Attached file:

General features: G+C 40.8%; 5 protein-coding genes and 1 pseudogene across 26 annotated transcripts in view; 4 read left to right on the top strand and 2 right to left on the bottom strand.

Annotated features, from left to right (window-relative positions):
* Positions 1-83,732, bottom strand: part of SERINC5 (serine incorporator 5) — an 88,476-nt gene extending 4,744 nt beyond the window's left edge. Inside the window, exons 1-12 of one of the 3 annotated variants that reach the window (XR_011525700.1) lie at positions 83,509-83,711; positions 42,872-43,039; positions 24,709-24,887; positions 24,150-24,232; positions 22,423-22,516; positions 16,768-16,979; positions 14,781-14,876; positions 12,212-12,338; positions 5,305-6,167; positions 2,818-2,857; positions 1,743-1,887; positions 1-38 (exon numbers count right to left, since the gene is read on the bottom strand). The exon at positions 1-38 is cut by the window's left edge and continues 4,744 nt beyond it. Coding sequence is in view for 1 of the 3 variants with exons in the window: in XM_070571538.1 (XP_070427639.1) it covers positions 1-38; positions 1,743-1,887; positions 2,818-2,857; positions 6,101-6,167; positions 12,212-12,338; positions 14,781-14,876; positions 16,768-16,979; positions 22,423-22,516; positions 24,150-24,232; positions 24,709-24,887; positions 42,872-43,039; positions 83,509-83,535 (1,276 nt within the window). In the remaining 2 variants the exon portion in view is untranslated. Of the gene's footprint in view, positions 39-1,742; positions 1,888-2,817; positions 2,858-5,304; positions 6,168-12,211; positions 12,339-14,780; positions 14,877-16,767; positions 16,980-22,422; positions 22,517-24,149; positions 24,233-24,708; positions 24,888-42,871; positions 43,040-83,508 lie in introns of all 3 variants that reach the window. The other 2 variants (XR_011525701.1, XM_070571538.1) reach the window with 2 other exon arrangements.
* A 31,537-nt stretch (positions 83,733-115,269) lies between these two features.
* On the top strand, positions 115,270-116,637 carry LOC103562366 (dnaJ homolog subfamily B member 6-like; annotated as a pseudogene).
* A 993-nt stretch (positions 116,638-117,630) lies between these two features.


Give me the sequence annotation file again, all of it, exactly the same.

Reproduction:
General features: G+C 40.8%; 5 protein-coding genes and 1 pseudogene across 26 annotated transcripts in view; 4 read left to right on the top strand and 2 right to left on the bottom strand.

Annotated features, from left to right (window-relative positions):
* Positions 1-83,732, bottom strand: part of SERINC5 (serine incorporator 5) — an 88,476-nt gene extending 4,744 nt beyond the window's left edge. Inside the window, exons 1-12 of one of the 3 annotated variants that reach the window (XR_011525700.1) lie at positions 83,509-83,711; positions 42,872-43,039; positions 24,709-24,887; positions 24,150-24,232; positions 22,423-22,516; positions 16,768-16,979; positions 14,781-14,876; positions 12,212-12,338; positions 5,305-6,167; positions 2,818-2,857; positions 1,743-1,887; positions 1-38 (exon numbers count right to left, since the gene is read on the bottom strand). The exon at positions 1-38 is cut by the window's left edge and continues 4,744 nt beyond it. Coding sequence is in view for 1 of the 3 variants with exons in the window: in XM_070571538.1 (XP_070427639.1) it covers positions 1-38; positions 1,743-1,887; positions 2,818-2,857; positions 6,101-6,167; positions 12,212-12,338; positions 14,781-14,876; positions 16,768-16,979; positions 22,423-22,516; positions 24,150-24,232; positions 24,709-24,887; positions 42,872-43,039; positions 83,509-83,535 (1,276 nt within the window). In the remaining 2 variants the exon portion in view is untranslated. Of the gene's footprint in view, positions 39-1,742; positions 1,888-2,817; positions 2,858-5,304; positions 6,168-12,211; positions 12,339-14,780; positions 14,877-16,767; positions 16,980-22,422; positions 22,517-24,149; positions 24,233-24,708; positions 24,888-42,871; positions 43,040-83,508 lie in introns of all 3 variants that reach the window. The other 2 variants (XR_011525701.1, XM_070571538.1) reach the window with 2 other exon arrangements.
* A 31,537-nt stretch (positions 83,733-115,269) lies between these two features.
* On the top strand, positions 115,270-116,637 carry LOC103562366 (dnaJ homolog subfamily B member 6-like; annotated as a pseudogene).
* A 993-nt stretch (positions 116,638-117,630) lies between these two features.